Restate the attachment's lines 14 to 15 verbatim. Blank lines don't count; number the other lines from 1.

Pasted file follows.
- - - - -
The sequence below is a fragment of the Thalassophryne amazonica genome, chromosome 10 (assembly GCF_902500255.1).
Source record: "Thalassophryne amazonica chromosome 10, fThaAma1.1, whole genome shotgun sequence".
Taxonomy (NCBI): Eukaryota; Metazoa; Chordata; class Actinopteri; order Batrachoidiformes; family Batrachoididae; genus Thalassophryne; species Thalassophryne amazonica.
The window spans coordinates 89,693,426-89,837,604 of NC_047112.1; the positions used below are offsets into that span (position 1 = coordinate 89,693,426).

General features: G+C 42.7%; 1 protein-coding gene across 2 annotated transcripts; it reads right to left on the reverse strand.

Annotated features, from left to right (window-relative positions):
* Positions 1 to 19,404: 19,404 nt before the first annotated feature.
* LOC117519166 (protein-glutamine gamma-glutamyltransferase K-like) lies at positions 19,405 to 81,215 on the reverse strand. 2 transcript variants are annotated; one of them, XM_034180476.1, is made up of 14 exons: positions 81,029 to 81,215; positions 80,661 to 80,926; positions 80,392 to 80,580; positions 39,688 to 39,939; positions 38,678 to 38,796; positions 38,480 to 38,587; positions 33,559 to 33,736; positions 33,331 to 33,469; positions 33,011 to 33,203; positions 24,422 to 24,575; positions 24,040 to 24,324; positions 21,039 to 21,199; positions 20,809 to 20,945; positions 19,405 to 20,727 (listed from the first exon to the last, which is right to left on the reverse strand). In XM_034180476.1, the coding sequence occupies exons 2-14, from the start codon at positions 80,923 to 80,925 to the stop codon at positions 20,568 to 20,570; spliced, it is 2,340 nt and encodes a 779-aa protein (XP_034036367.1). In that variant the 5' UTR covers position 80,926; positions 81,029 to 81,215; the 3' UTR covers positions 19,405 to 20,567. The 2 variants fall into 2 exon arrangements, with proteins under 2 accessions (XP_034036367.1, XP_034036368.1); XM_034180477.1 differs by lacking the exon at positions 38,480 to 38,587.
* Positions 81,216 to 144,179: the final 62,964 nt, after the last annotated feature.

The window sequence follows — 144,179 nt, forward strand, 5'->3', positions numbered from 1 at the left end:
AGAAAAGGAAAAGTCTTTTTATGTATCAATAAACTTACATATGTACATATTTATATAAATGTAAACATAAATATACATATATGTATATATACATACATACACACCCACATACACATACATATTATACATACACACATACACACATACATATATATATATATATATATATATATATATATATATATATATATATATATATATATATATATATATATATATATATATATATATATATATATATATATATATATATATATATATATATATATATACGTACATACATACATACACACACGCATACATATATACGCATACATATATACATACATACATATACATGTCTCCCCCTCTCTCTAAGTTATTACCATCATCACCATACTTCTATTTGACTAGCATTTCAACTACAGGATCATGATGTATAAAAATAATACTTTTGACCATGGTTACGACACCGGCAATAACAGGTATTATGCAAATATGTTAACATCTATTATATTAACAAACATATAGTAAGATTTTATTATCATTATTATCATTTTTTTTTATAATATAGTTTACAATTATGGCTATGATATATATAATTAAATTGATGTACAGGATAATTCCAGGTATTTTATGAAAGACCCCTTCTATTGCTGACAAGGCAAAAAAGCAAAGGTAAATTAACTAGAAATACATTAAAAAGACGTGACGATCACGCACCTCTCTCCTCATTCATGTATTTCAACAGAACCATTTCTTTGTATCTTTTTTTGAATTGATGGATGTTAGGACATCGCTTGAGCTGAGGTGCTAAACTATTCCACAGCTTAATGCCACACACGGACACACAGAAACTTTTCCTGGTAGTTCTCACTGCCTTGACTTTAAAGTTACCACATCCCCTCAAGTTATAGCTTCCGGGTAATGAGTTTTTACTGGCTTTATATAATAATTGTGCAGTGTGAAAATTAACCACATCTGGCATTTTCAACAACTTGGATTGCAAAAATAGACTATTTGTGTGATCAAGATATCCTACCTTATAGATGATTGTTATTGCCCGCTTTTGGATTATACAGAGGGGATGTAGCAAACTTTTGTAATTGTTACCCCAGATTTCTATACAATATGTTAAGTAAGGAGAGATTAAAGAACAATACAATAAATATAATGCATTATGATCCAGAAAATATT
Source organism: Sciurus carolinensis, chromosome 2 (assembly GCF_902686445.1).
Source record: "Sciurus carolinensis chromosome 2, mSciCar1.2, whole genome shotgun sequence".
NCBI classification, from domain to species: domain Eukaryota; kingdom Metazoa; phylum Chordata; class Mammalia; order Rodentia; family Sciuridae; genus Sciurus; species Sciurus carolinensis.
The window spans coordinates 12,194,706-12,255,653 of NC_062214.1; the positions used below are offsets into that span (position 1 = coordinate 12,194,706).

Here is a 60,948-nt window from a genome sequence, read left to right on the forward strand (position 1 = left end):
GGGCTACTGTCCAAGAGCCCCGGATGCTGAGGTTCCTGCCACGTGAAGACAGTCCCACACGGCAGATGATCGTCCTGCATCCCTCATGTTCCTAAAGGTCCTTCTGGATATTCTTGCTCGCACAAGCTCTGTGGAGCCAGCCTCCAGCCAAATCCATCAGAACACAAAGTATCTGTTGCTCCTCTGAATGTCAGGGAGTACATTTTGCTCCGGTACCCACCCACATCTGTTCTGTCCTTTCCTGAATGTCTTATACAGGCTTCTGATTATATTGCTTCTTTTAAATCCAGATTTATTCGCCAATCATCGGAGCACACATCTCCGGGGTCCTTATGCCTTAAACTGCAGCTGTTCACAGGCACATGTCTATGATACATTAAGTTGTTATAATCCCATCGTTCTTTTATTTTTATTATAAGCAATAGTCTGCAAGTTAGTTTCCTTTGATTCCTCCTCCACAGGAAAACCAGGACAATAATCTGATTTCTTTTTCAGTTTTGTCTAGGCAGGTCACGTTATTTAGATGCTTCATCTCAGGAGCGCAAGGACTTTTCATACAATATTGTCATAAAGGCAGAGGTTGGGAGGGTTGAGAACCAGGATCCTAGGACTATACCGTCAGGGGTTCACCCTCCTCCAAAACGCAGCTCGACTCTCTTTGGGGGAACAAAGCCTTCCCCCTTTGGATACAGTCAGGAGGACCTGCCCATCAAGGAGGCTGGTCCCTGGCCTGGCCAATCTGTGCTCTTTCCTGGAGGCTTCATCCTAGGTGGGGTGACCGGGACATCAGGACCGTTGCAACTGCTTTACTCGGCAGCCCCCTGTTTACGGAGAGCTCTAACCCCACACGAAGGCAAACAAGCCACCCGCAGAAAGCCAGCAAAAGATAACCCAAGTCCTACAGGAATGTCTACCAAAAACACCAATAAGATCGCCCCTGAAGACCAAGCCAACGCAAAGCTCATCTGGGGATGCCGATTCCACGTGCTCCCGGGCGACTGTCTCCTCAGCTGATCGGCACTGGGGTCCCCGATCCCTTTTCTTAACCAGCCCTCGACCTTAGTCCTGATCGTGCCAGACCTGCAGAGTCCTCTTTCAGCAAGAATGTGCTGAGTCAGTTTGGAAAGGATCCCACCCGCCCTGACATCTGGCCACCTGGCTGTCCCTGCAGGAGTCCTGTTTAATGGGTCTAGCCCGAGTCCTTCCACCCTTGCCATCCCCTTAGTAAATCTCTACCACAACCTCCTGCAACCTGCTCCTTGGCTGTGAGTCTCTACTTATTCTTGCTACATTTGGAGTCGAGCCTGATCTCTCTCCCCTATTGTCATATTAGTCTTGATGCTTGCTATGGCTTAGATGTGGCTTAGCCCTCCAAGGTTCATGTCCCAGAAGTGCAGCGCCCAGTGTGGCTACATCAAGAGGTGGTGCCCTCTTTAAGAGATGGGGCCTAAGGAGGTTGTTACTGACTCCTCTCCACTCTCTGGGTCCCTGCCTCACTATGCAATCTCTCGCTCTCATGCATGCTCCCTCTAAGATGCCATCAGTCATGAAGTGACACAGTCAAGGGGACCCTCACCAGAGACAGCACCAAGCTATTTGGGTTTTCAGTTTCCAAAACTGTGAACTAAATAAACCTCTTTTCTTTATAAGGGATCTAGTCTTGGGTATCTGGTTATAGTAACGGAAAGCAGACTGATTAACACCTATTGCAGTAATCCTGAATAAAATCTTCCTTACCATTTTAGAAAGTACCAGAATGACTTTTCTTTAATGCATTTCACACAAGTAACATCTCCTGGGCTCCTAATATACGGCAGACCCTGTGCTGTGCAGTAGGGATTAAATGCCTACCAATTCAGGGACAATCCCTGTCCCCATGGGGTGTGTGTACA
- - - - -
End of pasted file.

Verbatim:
NCBI classification, from domain to species: domain Eukaryota; kingdom Metazoa; phylum Chordata; class Mammalia; order Rodentia; family Sciuridae; genus Sciurus; species Sciurus carolinensis.
The window spans coordinates 12,194,706-12,255,653 of NC_062214.1; the positions used below are offsets into that span (position 1 = coordinate 12,194,706).